Tips on Altering a Dress for Modesty
Modest wedding gowns are few and far between, especially if you live in an area where there aren’t many modest wedding gown retailers that cater to Latter-day Saints. One option, often selected by LDS brides with no other choice, is to buy a dress that comes close to being modest and having it altered by a seamstress. Doing this is trickier than it sounds, so make sure that you follow some general wedding dress alteration guidelines.
Not All Wedding Dresses Can Become Modest
If you buy a dress planning to add sleeves or otherwise modify it for modesty, you need to be very careful. Certain types of wedding gowns lend themselves well to such modifications, while others don’t. You can’t just buy any old dress you like and expect a tailor to be able to add sleeves that look like they were always part of the dress.
When you choose a wedding dress, your deposit is generally non-refundable. Having to pass up the dress and lose your deposit, or even returning a dress after you’ve paid in full, can be pretty painful on top of all the other expenses of a wedding.
Bring the Seamstress Wedding Dress Shopping
The best way to avoid unpleasant surprises is to bring the tailor with you when you go dress shopping. They will be able to tell you at a glance which dresses can be modified and which ones can’t. They will examine seams and hems to tell you exactly what they can and can’t do with the dress.
Even in cases where sleeves and other coverage can’t be added, there are other solutions like adding a shawl, wrap, or stylish short jacket to foster modest wedding gown standards. Don’t discount the possibilities for no-sew solutions as they apply to modest wedding dresses.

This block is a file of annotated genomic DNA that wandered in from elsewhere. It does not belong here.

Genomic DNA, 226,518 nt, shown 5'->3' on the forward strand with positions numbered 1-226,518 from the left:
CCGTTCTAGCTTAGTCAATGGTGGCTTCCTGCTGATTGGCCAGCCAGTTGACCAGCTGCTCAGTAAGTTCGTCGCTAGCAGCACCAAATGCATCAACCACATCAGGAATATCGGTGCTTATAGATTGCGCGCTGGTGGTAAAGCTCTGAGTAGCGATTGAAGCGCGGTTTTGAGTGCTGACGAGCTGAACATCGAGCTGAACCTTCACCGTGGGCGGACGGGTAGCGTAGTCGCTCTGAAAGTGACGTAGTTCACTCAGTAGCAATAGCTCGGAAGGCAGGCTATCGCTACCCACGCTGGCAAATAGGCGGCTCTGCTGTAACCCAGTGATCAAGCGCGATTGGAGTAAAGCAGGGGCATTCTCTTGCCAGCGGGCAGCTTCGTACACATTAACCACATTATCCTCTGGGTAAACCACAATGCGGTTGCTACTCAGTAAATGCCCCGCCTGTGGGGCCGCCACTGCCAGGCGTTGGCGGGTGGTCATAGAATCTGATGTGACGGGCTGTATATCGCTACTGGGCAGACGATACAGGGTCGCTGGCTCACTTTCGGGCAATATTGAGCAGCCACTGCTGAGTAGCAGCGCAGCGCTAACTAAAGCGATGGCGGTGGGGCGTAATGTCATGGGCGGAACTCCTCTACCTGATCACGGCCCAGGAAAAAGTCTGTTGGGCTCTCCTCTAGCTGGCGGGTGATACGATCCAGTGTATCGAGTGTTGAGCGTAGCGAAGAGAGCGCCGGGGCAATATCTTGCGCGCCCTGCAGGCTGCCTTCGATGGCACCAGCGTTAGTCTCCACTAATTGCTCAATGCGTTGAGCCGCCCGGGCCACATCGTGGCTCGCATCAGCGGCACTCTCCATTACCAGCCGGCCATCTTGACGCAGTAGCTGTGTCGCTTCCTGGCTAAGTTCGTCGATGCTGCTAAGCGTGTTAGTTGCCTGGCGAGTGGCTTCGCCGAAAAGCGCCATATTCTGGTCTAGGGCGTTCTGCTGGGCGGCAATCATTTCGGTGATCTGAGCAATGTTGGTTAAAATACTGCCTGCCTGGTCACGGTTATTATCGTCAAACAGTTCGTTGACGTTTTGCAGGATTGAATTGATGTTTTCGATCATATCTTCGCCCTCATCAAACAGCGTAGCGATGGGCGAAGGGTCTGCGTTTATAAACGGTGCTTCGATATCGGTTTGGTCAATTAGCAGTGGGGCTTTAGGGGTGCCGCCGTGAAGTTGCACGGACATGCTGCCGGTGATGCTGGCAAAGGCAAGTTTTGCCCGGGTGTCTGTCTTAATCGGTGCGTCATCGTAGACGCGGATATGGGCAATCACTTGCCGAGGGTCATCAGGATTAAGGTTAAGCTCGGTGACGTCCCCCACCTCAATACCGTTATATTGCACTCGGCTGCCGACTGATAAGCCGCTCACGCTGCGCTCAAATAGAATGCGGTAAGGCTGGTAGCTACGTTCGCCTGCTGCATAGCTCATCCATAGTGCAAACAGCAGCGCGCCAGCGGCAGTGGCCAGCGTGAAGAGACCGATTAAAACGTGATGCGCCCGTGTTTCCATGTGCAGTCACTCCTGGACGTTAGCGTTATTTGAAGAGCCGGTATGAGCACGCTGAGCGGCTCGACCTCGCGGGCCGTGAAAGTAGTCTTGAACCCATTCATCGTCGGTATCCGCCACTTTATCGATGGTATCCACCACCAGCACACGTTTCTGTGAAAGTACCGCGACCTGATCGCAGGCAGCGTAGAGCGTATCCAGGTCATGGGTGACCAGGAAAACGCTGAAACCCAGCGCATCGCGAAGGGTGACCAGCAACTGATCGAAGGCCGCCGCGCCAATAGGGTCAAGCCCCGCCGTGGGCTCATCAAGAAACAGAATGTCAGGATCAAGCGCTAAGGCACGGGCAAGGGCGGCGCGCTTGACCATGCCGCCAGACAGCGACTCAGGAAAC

Hiring a LDS Wedding Dress Tailor
Since they only get one shot at creating the perfect wedding dress for you, the selection of your tailor is crucial. Compile a list of potential seamstresses and ask one:
- Do you charge by the hour or by the type of modification being done?
- How much is the deposit and how much do I owe upon completion of the dress?
- How long will it take to alter my dress?
- Do you have previous experience in tailoring modest wedding gowns?
Avoid a seamstress that charges 100% of the fee up-front, because you’ll lose everything if you’re not satisfied with her work in the end. It’s also best to bring in a sketch or pictures of the types of modifications you want, since verbal descriptions can sometimes lead to misunderstandings.
Realizing that you might be able to modify an immodest gown opens up your eyes to more possibilities when you shop for the perfect Mormon wedding dress, but know that even the best tailors have their limitations. If you understand basic rules of wedding dress modification, you are in a good position to alter your way to the wedding gown of your dreams.
♥ Jenny Evans
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